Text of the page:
Degree Granting Department
game theory, Nash equilibrium, emergency response, multi-player games, resource optimization
The optimal allocation of the resources to the emergency locations in the event of multiple crises in an urban environment is an intricate problem, especially when the available resources are limited. In such a scenario, it is important to allocate emergency response units in a fair manner based on the criticality of the crisis events and their requests. In this research, a crisis management tool is developed which incorporates a resource allocation algorithm. The problem is formulated as a game theoretic framework in which the crisis events are modeled as the players, the emergency response centers as the resource locations with emergency units to be scheduled and the possible allocations as strategies. The pay-off is modeled as a function of the criticality of the event and the anticipated response times. The game is played assuming a specific region within a certain locality of the crisis event to derive an optimal allocation.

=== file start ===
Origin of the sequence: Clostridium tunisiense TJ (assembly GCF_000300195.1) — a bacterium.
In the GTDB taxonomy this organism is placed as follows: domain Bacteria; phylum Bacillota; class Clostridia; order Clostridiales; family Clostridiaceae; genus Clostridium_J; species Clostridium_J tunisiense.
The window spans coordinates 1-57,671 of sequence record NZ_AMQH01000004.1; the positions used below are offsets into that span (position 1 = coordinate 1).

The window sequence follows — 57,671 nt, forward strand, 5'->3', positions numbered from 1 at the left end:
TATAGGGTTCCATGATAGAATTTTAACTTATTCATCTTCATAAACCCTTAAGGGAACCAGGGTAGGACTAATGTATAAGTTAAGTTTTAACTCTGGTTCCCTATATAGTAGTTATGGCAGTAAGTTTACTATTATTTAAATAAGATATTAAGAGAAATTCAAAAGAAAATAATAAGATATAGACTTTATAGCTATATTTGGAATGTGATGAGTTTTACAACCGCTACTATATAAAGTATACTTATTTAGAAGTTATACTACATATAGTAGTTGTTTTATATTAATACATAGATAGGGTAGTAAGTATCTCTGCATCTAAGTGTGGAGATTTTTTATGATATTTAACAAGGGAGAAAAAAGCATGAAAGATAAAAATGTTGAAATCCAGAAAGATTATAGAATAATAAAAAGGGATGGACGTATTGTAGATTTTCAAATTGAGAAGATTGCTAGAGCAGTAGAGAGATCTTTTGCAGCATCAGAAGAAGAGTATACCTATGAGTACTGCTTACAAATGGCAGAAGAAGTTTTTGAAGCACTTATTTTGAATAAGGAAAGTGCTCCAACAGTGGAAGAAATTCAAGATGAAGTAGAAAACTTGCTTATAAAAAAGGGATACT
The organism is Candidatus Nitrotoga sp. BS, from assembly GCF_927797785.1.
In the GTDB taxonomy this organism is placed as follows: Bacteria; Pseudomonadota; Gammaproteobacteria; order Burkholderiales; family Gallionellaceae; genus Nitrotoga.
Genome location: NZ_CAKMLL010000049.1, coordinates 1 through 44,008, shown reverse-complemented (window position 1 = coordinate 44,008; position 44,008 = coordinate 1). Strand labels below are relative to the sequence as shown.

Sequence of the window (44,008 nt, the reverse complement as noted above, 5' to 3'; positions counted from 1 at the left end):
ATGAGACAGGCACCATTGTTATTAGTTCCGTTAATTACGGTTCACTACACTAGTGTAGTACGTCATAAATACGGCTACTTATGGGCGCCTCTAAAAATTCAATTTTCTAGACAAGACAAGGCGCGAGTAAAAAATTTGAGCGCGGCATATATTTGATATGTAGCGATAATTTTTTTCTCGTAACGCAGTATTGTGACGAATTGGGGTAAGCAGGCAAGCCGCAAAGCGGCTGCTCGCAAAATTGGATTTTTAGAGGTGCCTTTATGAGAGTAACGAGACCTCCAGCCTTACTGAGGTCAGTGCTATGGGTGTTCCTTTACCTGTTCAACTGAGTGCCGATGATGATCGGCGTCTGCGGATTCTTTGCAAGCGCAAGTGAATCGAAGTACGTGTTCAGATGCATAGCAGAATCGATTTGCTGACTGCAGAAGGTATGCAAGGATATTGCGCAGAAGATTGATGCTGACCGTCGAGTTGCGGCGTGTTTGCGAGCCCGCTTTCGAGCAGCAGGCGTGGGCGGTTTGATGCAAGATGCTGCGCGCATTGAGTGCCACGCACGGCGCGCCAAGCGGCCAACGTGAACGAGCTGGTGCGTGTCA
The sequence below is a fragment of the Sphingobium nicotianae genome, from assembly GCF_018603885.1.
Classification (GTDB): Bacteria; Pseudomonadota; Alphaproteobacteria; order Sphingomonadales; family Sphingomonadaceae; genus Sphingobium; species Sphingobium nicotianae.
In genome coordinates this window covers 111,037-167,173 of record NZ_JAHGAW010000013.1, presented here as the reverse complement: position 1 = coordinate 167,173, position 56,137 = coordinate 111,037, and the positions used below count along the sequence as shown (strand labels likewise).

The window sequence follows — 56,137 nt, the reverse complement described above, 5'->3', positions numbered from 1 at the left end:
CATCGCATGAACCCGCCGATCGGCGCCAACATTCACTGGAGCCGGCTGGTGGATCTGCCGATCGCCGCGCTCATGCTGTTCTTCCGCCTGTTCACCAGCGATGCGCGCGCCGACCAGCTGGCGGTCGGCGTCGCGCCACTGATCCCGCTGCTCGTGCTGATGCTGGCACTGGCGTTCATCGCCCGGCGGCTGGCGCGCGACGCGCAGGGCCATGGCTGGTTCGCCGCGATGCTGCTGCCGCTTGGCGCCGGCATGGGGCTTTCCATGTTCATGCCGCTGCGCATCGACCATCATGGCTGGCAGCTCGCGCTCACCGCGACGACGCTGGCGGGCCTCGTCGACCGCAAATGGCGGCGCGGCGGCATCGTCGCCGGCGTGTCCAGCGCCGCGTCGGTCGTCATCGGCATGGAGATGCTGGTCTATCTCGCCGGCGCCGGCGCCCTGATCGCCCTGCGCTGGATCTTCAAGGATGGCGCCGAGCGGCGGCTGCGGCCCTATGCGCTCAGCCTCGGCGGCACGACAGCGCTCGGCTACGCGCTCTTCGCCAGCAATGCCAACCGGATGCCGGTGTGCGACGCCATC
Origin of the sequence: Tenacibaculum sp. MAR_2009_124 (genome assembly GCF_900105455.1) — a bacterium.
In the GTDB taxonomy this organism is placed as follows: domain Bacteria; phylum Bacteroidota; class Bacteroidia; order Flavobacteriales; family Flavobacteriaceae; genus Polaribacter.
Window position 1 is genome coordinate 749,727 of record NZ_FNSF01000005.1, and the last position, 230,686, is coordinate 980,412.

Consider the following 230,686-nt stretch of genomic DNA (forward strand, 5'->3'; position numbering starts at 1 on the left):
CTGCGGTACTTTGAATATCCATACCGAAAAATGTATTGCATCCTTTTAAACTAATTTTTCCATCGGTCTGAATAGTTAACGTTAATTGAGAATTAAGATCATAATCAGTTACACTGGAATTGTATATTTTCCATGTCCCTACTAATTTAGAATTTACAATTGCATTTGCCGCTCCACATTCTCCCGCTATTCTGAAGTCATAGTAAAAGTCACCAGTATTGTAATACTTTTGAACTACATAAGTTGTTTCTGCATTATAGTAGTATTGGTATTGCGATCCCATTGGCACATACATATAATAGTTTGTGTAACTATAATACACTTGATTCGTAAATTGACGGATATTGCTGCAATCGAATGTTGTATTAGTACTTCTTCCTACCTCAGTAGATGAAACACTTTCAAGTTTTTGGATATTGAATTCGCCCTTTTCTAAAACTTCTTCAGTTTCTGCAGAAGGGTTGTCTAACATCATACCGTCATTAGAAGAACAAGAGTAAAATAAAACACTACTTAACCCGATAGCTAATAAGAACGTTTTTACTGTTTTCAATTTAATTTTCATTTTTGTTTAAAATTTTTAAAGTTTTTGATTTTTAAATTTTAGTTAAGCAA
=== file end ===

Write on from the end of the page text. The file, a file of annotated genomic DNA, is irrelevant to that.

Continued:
If a solution is not feasible, the perimeter of the locality in consideration is increased and the game is repeated until convergence. Experimental results are presented to illustrate the efficacy of the proposed methodology and metrics are derived to quantify the fairness of the solution. A regression analysis has been performed to identify the statistical significance of the results.
Scholar Commons Citation
Gupta, Upavan, "Multi-event crisis management using non-cooperative repeated games" (2004). Graduate Theses and Dissertations.